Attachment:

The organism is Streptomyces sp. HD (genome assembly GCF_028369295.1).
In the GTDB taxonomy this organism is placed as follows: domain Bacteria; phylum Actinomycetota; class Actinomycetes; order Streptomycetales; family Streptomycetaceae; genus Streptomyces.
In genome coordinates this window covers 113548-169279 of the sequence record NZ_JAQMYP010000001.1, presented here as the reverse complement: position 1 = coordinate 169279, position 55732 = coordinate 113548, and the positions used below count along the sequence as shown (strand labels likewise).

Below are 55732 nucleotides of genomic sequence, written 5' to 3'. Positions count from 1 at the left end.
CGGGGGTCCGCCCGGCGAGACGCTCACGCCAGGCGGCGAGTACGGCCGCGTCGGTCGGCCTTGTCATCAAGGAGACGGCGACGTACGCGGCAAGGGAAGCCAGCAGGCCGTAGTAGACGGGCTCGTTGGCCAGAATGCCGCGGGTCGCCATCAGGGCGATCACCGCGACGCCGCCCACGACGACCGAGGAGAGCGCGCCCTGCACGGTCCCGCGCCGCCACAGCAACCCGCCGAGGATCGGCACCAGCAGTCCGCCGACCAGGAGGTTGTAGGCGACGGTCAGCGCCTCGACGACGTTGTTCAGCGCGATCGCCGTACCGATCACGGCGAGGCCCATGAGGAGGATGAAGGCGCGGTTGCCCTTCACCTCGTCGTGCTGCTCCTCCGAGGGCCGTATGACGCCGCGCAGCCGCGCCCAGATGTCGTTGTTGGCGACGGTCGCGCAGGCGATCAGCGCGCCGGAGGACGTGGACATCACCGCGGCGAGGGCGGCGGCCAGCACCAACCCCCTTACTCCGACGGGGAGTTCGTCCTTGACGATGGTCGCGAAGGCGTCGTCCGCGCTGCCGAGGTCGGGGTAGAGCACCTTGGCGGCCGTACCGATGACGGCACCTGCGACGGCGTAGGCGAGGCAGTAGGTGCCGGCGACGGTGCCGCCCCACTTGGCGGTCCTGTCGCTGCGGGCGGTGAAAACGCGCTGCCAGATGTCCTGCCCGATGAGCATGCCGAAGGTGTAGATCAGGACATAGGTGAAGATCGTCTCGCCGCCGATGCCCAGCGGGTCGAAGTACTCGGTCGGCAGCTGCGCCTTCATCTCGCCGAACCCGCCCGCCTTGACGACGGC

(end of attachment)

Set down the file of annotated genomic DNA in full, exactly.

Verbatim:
The organism is Streptomyces sp. HD (genome assembly GCF_028369295.1).
In the GTDB taxonomy this organism is placed as follows: domain Bacteria; phylum Actinomycetota; class Actinomycetes; order Streptomycetales; family Streptomycetaceae; genus Streptomyces.
In genome coordinates this window covers 113548-169279 of the sequence record NZ_JAQMYP010000001.1, presented here as the reverse complement: position 1 = coordinate 169279, position 55732 = coordinate 113548, and the positions used below count along the sequence as shown (strand labels likewise).

Below are 55732 nucleotides of genomic sequence, written 5' to 3'. Positions count from 1 at the left end.
CGGGGGTCCGCCCGGCGAGACGCTCACGCCAGGCGGCGAGTACGGCCGCGTCGGTCGGCCTTGTCATCAAGGAGACGGCGACGTACGCGGCAAGGGAAGCCAGCAGGCCGTAGTAGACGGGCTCGTTGGCCAGAATGCCGCGGGTCGCCATCAGGGCGATCACCGCGACGCCGCCCACGACGACCGAGGAGAGCGCGCCCTGCACGGTCCCGCGCCGCCACAGCAACCCGCCGAGGATCGGCACCAGCAGTCCGCCGACCAGGAGGTTGTAGGCGACGGTCAGCGCCTCGACGACGTTGTTCAGCGCGATCGCCGTACCGATCACGGCGAGGCCCATGAGGAGGATGAAGGCGCGGTTGCCCTTCACCTCGTCGTGCTGCTCCTCCGAGGGCCGTATGACGCCGCGCAGCCGCGCCCAGATGTCGTTGTTGGCGACGGTCGCGCAGGCGATCAGCGCGCCGGAGGACGTGGACATCACCGCGGCGAGGGCGGCGGCCAGCACCAACCCCCTTACTCCGACGGGGAGTTCGTCCTTGACGATGGTCGCGAAGGCGTCGTCCGCGCTGCCGAGGTCGGGGTAGAGCACCTTGGCGGCCGTACCGATGACGGCACCTGCGACGGCGTAGGCGAGGCAGTAGGTGCCGGCGACGGTGCCGCCCCACTTGGCGGTCCTGTCGCTGCGGGCGGTGAAAACGCGCTGCCAGATGTCCTGCCCGATGAGCATGCCGAAGGTGTAGATCAGGACATAGGTGAAGATCGTCTCGCCGCCGATGCCCAGCGGGTCGAAGTACTCGGTCGGCAGCTGCGCCTTCATCTCGCCGAACCCGCCCGCCTTGACGACGGC